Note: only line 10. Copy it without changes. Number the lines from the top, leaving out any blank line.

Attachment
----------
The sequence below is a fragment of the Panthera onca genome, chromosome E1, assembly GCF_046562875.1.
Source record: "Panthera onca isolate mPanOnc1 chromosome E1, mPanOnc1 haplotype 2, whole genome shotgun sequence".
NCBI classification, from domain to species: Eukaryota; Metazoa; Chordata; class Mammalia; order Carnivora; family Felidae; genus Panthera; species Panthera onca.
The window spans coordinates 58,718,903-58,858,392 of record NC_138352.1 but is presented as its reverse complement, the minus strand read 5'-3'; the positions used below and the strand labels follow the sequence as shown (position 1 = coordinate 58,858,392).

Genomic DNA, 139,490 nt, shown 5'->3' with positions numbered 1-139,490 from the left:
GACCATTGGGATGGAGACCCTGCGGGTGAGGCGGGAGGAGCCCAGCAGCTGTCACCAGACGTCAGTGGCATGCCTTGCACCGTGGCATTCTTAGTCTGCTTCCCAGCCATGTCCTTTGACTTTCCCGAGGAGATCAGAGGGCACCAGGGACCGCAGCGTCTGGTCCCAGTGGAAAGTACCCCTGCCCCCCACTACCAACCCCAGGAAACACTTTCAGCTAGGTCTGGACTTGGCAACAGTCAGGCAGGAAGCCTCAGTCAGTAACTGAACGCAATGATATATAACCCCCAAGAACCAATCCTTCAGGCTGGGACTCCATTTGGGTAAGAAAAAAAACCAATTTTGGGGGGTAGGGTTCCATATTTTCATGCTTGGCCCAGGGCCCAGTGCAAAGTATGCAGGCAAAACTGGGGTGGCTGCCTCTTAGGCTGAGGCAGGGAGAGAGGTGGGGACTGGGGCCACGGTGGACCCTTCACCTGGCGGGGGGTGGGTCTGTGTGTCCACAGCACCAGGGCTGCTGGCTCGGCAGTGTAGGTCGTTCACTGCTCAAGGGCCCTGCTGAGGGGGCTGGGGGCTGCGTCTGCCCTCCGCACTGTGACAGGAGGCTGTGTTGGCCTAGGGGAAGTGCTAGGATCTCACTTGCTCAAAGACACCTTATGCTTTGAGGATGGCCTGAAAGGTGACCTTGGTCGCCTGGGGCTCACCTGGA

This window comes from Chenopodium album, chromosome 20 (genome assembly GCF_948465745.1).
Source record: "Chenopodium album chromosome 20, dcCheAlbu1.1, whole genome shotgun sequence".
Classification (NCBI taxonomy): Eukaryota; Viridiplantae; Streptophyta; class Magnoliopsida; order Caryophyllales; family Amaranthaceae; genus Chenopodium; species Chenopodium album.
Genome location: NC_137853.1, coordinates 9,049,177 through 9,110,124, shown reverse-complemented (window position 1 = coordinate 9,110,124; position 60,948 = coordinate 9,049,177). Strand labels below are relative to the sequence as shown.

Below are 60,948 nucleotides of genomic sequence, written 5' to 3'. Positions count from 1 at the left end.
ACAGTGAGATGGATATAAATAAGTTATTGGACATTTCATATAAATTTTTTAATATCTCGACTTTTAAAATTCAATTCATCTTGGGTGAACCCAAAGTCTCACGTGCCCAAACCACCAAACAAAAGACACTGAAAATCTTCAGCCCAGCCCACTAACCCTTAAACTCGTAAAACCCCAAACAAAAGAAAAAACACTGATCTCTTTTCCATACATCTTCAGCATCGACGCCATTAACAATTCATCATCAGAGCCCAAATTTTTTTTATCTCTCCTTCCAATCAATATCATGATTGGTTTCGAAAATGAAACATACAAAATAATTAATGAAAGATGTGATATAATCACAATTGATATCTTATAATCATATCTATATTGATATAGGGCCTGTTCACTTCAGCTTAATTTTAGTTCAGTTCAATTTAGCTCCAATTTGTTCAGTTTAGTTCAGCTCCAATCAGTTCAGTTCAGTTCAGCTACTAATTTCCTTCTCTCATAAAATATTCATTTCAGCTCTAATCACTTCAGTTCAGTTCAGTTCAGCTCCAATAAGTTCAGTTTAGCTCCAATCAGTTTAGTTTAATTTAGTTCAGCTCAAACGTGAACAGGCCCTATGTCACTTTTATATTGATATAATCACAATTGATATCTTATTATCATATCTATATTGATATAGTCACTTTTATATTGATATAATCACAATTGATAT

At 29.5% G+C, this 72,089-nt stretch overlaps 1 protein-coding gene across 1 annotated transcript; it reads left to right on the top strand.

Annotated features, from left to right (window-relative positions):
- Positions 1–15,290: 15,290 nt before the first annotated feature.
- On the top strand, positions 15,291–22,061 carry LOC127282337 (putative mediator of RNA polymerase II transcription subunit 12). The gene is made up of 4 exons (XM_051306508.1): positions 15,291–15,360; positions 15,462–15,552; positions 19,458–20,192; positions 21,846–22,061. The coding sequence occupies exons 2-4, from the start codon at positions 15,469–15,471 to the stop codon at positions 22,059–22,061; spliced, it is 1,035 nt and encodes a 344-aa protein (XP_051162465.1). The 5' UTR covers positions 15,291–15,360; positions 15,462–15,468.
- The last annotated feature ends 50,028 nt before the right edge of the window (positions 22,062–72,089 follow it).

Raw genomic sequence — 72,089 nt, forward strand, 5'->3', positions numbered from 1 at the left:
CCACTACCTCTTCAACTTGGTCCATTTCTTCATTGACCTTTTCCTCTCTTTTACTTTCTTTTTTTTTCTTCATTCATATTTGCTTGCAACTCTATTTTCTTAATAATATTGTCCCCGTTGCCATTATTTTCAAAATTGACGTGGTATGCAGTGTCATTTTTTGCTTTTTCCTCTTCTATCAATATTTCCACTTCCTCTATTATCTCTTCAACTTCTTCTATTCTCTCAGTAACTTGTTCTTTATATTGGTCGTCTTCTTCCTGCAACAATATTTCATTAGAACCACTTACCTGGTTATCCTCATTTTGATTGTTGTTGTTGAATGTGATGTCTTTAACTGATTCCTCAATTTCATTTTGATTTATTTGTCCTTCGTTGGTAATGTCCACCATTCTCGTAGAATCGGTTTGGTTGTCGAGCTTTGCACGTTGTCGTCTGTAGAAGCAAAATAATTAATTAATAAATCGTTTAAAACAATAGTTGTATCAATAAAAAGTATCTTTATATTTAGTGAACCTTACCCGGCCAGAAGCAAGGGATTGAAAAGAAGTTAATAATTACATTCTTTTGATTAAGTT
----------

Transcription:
Genome location: NC_137853.1, coordinates 9,049,177 through 9,110,124, shown reverse-complemented (window position 1 = coordinate 9,110,124; position 60,948 = coordinate 9,049,177). Strand labels below are relative to the sequence as shown.